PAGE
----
You got to love it. Patch, AOL's new push to provide local news is expanding -- rapidly, according to a memo that Silicon Alley Insider's Nicholas Carlson says he got from inside the reborn content-is-king AOL. Among the revelations: * Patch will move beyond its 30 or so local sites to hundreds. From its roots in contentiously hyperlocal Maplewood, New Jersey and other communities in New Jersey and Connecticut, it is planning on hundreds of Patch local news sites by the end of this year. * Hiring is apace, at at least one J-School, NYU's. * The goal: "To be leaders in one of the most promising 'white spaces' on the Internet." There you have it, newsies. Local -- not long ago the domain of newspaper, TV and radio behemoths so dominant that barriers to entry made competition seem unthinkable -- is now open territory, a vacuum to be filled by a combination of youthful journalistic energy and state-of-the-art technology. In hyperlocal, where others see too much cost and too little revenue, AOL believes that Patch can be a real business. Take a look at Patch, and you see lots of meat-and-potatoes coverage, on a par with community weeklies, though not much advertising. Read through the comments on the short Business Insider post and you pretty much see the usual arguments -- some well-made, others less so -- trotted out about these new forays (Examiner, Demand) into content-farmed "journalism". We see the complaints of writers about difficulty being paid, even for pieces accepted; a reminder of fast and far we're moving from arguments about Guild business rules in daily newsrooms to basic labor practices of, well, getting paid for the work you do, even if it is a pittance. We see debates on the quality of the work. And, of course, on how much of a business model is there, given a decade of failed efforts to tap revenue from local user-gen. I come away believing there are three points for us to remember as this new phase of testing web content creation models goes forward: * IT'S NOT YOUNG VS. OLD (OR EXPERIENCED). Among the raging comments are those about the relative youth of the Patch staff. Let's not blame young people for trying to get into, and make, a new business. They're playing the hand they're dealt. Mixing valuable experience with youthful, _trained _passion should be a plus, witness the UC Berkeley Graduate School of Journalism's push with MissionLocal and now with the Bay Area News Project, for instance. * IT'S NOT ABOUT EDITORS _OR_ TECHNOLOGY. AOL, Demand, Examiner and others are smart to use technology to fundamentally know what readers and advertisers want and use that data to guide decision-making. For those of us who care about journalism, it's not a question of using such data or not, it's how we use the data. Data-driven journalism isn't journalism; the element of judgment and public service must always be part of the equation. As non-journalism companies increasingly create more content, their practices deserve lots of scrutiny. Similarly, traditional editors and reporters can't bury their heads in the sand; it's not 1990 anymore. * IT'S NOT ABOUT NEWS_ OR _FEATURES. It's easy to decry all the "feature stuff" new sites and companies are creating, saying it's not news. Newspapers, though, have always been a compendium of news and features. Let the features -- family life, personal finance, health, sports and hobbies -- go and the related ad revenue (those topics are what people spend money on, not on City Hall) goes with them. So that's the throw-down challenge in a nutshell: After being called "white space," respond with what you can do best, learning from the competition, and beating it to the punch. FOR MORE ON THE FAST-EVOLVING WORLD OF DIGITAL NEWS, CHECK OUT MY NEW SITE: NEWSONOMICS.COM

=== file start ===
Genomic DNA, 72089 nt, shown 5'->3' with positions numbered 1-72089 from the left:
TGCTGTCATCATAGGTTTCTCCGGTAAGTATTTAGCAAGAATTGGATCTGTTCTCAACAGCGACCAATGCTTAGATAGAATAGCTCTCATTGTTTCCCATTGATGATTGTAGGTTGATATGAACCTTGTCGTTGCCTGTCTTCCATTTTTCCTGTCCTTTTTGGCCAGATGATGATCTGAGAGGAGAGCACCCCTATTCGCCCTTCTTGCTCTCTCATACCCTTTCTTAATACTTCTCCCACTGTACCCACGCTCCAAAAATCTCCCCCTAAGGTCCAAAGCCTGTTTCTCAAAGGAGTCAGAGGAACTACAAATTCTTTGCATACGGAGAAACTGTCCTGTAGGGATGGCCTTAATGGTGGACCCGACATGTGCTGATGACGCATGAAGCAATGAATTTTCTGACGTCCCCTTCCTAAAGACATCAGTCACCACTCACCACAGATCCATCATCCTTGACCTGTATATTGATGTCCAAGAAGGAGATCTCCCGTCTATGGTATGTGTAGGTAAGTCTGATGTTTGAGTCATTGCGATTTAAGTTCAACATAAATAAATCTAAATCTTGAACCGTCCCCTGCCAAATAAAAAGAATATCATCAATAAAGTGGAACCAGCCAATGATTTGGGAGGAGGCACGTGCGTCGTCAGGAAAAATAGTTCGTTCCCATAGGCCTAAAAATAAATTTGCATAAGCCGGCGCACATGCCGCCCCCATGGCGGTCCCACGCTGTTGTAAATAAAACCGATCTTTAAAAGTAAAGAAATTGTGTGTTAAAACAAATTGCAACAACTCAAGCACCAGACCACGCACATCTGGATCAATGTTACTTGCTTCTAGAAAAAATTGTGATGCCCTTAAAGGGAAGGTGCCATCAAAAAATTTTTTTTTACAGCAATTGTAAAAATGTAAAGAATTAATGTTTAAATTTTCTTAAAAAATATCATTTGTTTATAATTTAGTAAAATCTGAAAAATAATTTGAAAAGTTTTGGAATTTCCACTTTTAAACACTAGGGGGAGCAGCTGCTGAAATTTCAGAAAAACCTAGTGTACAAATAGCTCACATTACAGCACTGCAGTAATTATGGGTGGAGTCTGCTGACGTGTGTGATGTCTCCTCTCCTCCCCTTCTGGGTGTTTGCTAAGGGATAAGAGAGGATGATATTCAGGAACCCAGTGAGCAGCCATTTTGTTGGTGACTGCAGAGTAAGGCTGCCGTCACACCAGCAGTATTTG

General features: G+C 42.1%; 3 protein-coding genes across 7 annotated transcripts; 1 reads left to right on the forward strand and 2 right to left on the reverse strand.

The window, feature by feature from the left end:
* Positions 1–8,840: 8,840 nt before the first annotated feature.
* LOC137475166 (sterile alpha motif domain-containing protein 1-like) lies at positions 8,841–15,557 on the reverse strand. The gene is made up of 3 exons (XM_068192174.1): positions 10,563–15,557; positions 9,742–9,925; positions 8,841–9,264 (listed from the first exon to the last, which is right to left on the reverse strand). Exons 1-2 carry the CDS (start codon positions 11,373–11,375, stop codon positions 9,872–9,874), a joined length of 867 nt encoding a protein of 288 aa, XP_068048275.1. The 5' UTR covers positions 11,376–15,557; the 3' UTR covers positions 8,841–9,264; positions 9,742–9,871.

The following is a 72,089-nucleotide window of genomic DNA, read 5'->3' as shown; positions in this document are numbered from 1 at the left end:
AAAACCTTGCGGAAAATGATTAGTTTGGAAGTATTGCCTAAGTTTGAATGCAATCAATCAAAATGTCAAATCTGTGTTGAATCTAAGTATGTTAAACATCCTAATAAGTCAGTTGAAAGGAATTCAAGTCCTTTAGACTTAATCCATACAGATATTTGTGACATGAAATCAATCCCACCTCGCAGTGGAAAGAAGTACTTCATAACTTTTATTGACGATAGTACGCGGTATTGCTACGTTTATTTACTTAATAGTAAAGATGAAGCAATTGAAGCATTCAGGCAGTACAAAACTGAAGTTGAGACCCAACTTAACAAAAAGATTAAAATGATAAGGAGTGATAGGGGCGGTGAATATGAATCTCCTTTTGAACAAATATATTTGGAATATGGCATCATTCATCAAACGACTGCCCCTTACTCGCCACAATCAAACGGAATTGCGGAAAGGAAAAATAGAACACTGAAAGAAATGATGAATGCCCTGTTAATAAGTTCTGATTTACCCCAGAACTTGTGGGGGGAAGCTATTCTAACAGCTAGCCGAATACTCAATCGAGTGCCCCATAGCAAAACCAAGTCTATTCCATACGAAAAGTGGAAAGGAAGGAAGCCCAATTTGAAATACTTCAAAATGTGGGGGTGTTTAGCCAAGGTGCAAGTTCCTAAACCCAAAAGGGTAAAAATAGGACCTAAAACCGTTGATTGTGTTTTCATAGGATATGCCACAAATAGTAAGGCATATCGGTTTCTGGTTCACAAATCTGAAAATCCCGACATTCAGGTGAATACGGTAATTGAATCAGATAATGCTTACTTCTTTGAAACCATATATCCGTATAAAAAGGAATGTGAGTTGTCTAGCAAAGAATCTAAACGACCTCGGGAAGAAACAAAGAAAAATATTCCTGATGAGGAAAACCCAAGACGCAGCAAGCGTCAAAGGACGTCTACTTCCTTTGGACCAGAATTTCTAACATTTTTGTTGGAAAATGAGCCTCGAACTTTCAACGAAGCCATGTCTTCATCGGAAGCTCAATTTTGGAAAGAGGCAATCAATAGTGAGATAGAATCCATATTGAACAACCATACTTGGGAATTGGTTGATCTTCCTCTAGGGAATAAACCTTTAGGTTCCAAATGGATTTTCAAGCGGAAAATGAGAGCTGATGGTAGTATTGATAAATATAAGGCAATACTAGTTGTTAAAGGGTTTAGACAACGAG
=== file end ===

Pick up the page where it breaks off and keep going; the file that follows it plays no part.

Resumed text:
FOR MORE ON THE FAST-EVOLVING WORLD OF DIGITAL NEWS, CHECK OUT MY NEW SITE: NEWSONOMICS.COM As if the New York Times' Arthur Sulzberger and Janet Robinson didn't have enough headaches, trying to figure out how to fend off that other daily beast known as the Wall Street Journal. Until December, 2007, when Rupert Murdoch pulled off the coup of his lifetime, cajoling, wheedling and finally hard-lining just enough of the Bancroft family into selling the prize Journal to him, the Journal had been a national business daily -- not the Times' direct competition. As the ink barely dried on the purchase agreement, Murdoch made plainer his disdain for the Times, its product, ownership and political leanings. He's also made increasingly clear -- as much in product change as in words -- his plans to drive the Times into the ground. Now, as 2010 dawns, he's got a new weapon to use in the battle, and it has nothing to do with newsprint. It's Avatar, the stupendous, box-office-busting sensation, produced and distributed by Wall Street Journal's cousin, News Corp's Twentieth Century Fox. Avatar is smashing revenue records, going past the third dimension, pulling in more $2 billion or more so far. That's compared to about $500 million in production and marketing costs. News Corp's big and smart bet will be paid off magnificently. Consider: $1.5 billion or more in profit from one News Corp movie alone. That compares to Times' _total revenue_ of less than $2.5 billion in 2009, and probably a small operating loss (the company reports its full 2009 on Feb. 10.) Sure, the Journal itself has seen its own P and L struggles, along with the rest of the industry, though its last-quarter results turned positive, contributing to a $259 million profit for News Corp's news and information division. Yes, it's better positioned -- business-oriented national newspaper, online subscription revenue stream -- than most dailies, but it's struggling for advertising along with everyone else. If you're Rupert Murdoch though, you just have to say, "Take some of that blue people money and invest it in the Journal. Remember I said I wanted to _kill _the Times." Maybe send them flying into the infinity of the flux vortex. So, as the Times reorganizes its digital business operations, add something new to the Times woes' of downsized ad spend, too great a cost structure and little way to gain other than ad revenues digitally until at least 2011, given its go-slower approach to metering. Add the forest people, the Navi. Yes, the blue people, too, are on Arthur's back. As Michael Wolff laid out in his Murdoch bio, "The Man Who Owned the News," Murdoch may run a global, entertainment-news conglomerate, but he's a newspaperman in his blood. Yes, top execs at far-flung News Corp ops and his own children understand that newspapers are the company's past -- in terms of revenues and growth -- but that makes little difference as long as Rupert is in charge. It also will make little difference as long as profits flow like a golden river. How much sense does it make to pull money from high-margin areas of News Corp to subsidize another? Call it transfer tithing, call it intra-corporate welfare, but expect to happen as necessary, Take just 10% of $1.5 billion, and you've got quite a war chest. The Times' dilemma is not one that is unshared by other news media. In my new book, Newsonomics, I outline what I call the Digital Dozen. These are the world's largest news companies from ABC to the Washington Post. All are fighting to reach the potential, English-speaking audience of almost a billion. Each can find huge reach, at low cost, given cheap Internet distribution. All, though, face the equally huge challenge of managing and reducing high cost structures in the shorter term. Consequently, those Digital Dozen news companies that are part of larger companies derive lots of revenue from non-news operations -- and they have a great shorter-term advantage. Think News Corp, which relies on its three-continent news operations for only about 20% of its revenues. Think Thomson Reuters, which depends on news for less than 10% of its income. Think Bloomberg, whose 280,000 licensed terminals drive the business, as it experiments with Business Week, TV and radio. As Andy Lack, Bloomberg's CEO of multimedia, put it picturesquely last week at the Software Information Industry Association conference in New York City, "The reporters are a value-added service for the data. If you're a journalist, being associated with an enterprise that has that structure is a beautiful thing." For the standalone news companies -- think New York Times, NPR, the Telegraph, AP in some ways -- it's a tougher slog. They have little cushion, little safety net. Maybe standalone news companies are obsolescent, profit or non-profit, or maybe the many efforts at diversifying business models will work to provide them cushions of a different sort. Yet, today, beware the new blue man group that's on the offensive, simultaneously buoying the Journal and trying to sink the Times.